"It is no good asking why I wrote a passage as I did. I can only reply that I wrote down what I felt. Let the music speak for itself."
-Bartok speaking against the Schoenberg
When a man walks among giants in his own profession, it is
difficult to be noticed. But when this man takes his profession and
recreates it in a gentle wondrous way, we call this man Béla
Bartók. He composed during the magnificent years of Arnold Schoenberg and Igor Stravinsky. His music, though less
modern than his fellow composers, fills the listener with a warm,
gentle feeling that we have come to know as Bartók. However,
he does have a modern style in
his music, and in a few instances, sounds very much like his
companions, but just as quickly as we hear his modern style, the
gentle, soothing tones of his venerable music fill our ears
Béla Bartók graced this world on March 25th, 1881 in a small Transylvanian town called Nagyszentmiklos, which is now in modern day Romania. His mother was a piano teacher, and his father did not live long after Bartók's birth. He began lessons with his mother, who brought up the family after his father's death in 1888. In 1894 Bratislava became their new home. He attended school, studied the piano with Laszlo Erkel and Anton Hyrtl, and composed sonatas and quartets. In 1898 he was accepted by the Vienna Conservatory, but decided rather to attend the Budapest Academy, where he studied the piano as a pupil of Franz Liszt as well as studying composition. He deepened his acquaintance with Richard Wagner during these times, though it was the music of Richard Strauss, who he met at the Budapest premiere, that had most influence. He wrote a symphonic poem, Kossuth, using Strauss's methods combined with Hungarian elements in Liszt's manner.
In 1907, Bartók took a tremendous step by bringing home a young sixteen year-old girl for a lesson. She stayed unusually long, and to the surprise of Bartók's mother, later that evening he told her she would be staying for dinner and that they were married. Later in 1923, he would divorce his wife, Marta, and remarry to another piano student named Ditta Pasztory. Each wife provided one child for the aging Bartók.
As a composer, Bartok took Johannes Brahms as a model, just as his friend Ernst von Dohnányi had. Many musicians have come to say that in Bartók there is a mixture of Strauss and Brahms but something purely Bartók. Later in his life he became very good acquaintances with Zoltán Kodály. Through Kodály, he was introduced to the impressionist Claude Debussy, who enthralled him. After listening to Debussy for the first time, he began work on his first String Quartet. He would add five more to the collection that has come to be known as the New Testament with Beethoven's string quartets being the Old. Nonetheless, his folk style, which he has come to be known for, did not flourish until the early 1910's and in his String Quartet #2. And a decade later, he would publish his String Quartet #3.
Bartók grew older, and his music grew better. Finally in
1940, he was forced to move to New York because of the growing
struggles in Hungary. His declining health and periods of
depression did not slow his compositions of great pieces. These
later compositions include a Concerto for Orchestra and the final
String Quartet #6. The
almost finished Third Piano Concerto was left unfinished when he
died, but would be later finished by a colleague, Tibor Serly. He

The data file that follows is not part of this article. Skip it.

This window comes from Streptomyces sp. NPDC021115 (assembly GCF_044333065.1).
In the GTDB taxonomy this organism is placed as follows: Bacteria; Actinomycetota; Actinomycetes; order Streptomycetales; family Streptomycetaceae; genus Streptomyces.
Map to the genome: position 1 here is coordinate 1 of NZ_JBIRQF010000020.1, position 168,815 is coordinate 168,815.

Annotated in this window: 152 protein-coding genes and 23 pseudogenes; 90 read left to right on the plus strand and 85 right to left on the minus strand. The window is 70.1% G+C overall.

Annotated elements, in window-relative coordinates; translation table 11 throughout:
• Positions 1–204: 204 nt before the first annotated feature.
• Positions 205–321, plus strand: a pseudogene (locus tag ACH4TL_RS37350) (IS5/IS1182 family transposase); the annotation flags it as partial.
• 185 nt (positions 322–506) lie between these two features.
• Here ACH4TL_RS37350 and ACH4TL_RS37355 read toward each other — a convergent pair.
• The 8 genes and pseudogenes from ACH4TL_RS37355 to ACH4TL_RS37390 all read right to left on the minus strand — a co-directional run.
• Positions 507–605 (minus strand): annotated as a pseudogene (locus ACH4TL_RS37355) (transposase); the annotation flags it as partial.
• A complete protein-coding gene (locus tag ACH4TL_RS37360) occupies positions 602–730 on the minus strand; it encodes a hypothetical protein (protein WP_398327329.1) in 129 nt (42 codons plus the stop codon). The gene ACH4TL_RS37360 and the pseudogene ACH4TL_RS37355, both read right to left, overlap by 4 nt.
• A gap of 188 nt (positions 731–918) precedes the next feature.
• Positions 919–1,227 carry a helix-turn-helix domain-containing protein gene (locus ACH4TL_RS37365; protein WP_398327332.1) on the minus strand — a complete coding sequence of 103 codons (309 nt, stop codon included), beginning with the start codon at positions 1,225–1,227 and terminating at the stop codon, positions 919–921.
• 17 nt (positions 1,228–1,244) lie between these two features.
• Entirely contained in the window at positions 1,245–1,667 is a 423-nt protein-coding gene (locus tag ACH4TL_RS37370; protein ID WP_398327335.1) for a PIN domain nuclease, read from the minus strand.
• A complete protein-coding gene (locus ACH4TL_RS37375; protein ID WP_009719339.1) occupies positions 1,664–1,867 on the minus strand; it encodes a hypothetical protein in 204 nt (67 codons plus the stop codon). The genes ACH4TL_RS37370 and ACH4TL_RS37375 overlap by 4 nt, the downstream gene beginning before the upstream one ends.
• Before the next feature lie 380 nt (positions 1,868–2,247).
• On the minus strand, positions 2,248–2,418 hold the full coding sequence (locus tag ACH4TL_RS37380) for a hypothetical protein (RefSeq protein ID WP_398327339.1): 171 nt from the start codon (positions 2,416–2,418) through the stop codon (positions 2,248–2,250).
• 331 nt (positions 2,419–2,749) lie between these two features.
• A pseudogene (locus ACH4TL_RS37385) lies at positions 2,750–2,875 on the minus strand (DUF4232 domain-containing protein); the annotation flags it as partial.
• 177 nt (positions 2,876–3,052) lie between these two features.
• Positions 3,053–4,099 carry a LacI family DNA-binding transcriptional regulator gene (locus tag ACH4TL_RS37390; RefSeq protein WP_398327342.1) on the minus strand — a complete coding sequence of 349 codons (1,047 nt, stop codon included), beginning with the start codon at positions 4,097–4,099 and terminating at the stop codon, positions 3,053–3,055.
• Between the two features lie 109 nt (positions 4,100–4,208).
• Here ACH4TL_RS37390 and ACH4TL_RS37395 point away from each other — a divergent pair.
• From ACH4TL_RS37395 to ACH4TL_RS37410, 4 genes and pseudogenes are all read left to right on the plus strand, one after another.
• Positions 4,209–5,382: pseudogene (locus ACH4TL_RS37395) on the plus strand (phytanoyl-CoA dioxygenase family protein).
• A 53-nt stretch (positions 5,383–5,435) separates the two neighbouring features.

died on September 26th, 1945 as a great composer with splashes of
brilliance that few can exceed.
During the late 1910's, Bartók wrote the Wooden Prince. This piece shows the modern side of Bartók as well as the influence of the venerated Stravinsky. Stravinsky's rhythmic variations from his Rite of Spring are displayed in Bartók's Wooden Prince. In Bartók's Miraculous Mandarin, the extremes of tonality as pushed in one of his most daring pieces. Schoenberg was said to have influenced this piece with his experiments with tonality.
The 1920's brought the fame of being the greatest Hungarian composer. The increased revenue that he received allowed him to live and compose in comfort. And now with this added comfort came the brilliant music of the mature Bartók. His first two piano concertos display Bartók's increasing individuality and capabilities. In 1937, Bartók composed his most famous piece, Music for Strings, Percussion, and Celesta. In this piece he combined the melodic lines that are considered mainly traditional European with a mysterious modern fugue theme that lifts this piece into the ears of the audience.
Bartók combined various textures and major thematic
development to create a sonorous value of chords in a way that is a
tribute to Western musical heritage. His pieces are all unique and
blended, yet heavily influenced by a myriad of composers. His
Concerto for Orchestra displays his extremely folk style which some
thrilling Gypsy fiddling and compelling lyricism. The later three
movements produce some of the best melodies that Bartók has
His Famous Compositions
Bartók's most notable pieces have already been mentioned.
His Music for Strings, Percussion and Celesta is perhaps his best
work. His second Violin Concerto is equally invigorating. All three
of his piano concertos are stylistically and technically
challenging. One of his operas in particular, Bluebeard's Castle,
is very famous and for good reason. But many say his best set of
music are the six string quartets that he produced. The String Quartet #2 is part of
The Fifteen Greatest. The
String Quartet #6 in
particular has grown to be part the standard repertoire for many
groups. All six however show the singularity and fusion of
Bartók's greatest ability.
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